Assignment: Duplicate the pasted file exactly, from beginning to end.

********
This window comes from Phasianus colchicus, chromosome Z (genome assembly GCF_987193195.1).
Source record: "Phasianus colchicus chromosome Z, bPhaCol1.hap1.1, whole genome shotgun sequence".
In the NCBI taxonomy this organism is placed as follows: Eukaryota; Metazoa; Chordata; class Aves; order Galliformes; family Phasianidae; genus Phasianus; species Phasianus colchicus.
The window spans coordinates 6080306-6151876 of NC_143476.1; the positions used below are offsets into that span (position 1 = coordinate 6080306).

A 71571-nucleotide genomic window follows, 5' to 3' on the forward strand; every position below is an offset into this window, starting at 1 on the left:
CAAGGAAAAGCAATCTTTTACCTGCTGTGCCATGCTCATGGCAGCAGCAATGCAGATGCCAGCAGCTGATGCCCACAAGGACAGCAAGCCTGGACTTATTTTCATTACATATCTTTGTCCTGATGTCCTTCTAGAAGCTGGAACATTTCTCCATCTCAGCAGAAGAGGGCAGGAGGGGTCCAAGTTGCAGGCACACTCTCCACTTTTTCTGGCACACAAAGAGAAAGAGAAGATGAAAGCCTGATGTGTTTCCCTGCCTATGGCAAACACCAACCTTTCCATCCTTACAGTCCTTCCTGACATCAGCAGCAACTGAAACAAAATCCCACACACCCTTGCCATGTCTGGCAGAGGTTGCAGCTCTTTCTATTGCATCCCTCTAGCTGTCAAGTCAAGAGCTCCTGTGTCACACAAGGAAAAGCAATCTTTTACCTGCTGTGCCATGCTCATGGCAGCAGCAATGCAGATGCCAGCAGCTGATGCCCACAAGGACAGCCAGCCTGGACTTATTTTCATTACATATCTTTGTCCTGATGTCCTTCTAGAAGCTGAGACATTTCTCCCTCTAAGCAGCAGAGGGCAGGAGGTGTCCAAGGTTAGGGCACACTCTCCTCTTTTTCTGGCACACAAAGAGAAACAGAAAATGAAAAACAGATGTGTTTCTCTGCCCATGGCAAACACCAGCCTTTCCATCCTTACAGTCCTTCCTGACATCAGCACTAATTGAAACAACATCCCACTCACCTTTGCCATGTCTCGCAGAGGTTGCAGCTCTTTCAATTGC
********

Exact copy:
This window comes from Phasianus colchicus, chromosome Z (genome assembly GCF_987193195.1).
Source record: "Phasianus colchicus chromosome Z, bPhaCol1.hap1.1, whole genome shotgun sequence".
In the NCBI taxonomy this organism is placed as follows: Eukaryota; Metazoa; Chordata; class Aves; order Galliformes; family Phasianidae; genus Phasianus; species Phasianus colchicus.
The window spans coordinates 6080306-6151876 of NC_143476.1; the positions used below are offsets into that span (position 1 = coordinate 6080306).

A 71571-nucleotide genomic window follows, 5' to 3' on the forward strand; every position below is an offset into this window, starting at 1 on the left:
CAAGGAAAAGCAATCTTTTACCTGCTGTGCCATGCTCATGGCAGCAGCAATGCAGATGCCAGCAGCTGATGCCCACAAGGACAGCAAGCCTGGACTTATTTTCATTACATATCTTTGTCCTGATGTCCTTCTAGAAGCTGGAACATTTCTCCATCTCAGCAGAAGAGGGCAGGAGGGGTCCAAGTTGCAGGCACACTCTCCACTTTTTCTGGCACACAAAGAGAAAGAGAAGATGAAAGCCTGATGTGTTTCCCTGCCTATGGCAAACACCAACCTTTCCATCCTTACAGTCCTTCCTGACATCAGCAGCAACTGAAACAAAATCCCACACACCCTTGCCATGTCTGGCAGAGGTTGCAGCTCTTTCTATTGCATCCCTCTAGCTGTCAAGTCAAGAGCTCCTGTGTCACACAAGGAAAAGCAATCTTTTACCTGCTGTGCCATGCTCATGGCAGCAGCAATGCAGATGCCAGCAGCTGATGCCCACAAGGACAGCCAGCCTGGACTTATTTTCATTACATATCTTTGTCCTGATGTCCTTCTAGAAGCTGAGACATTTCTCCCTCTAAGCAGCAGAGGGCAGGAGGTGTCCAAGGTTAGGGCACACTCTCCTCTTTTTCTGGCACACAAAGAGAAACAGAAAATGAAAAACAGATGTGTTTCTCTGCCCATGGCAAACACCAGCCTTTCCATCCTTACAGTCCTTCCTGACATCAGCACTAATTGAAACAACATCCCACTCACCTTTGCCATGTCTCGCAGAGGTTGCAGCTCTTTCAATTGC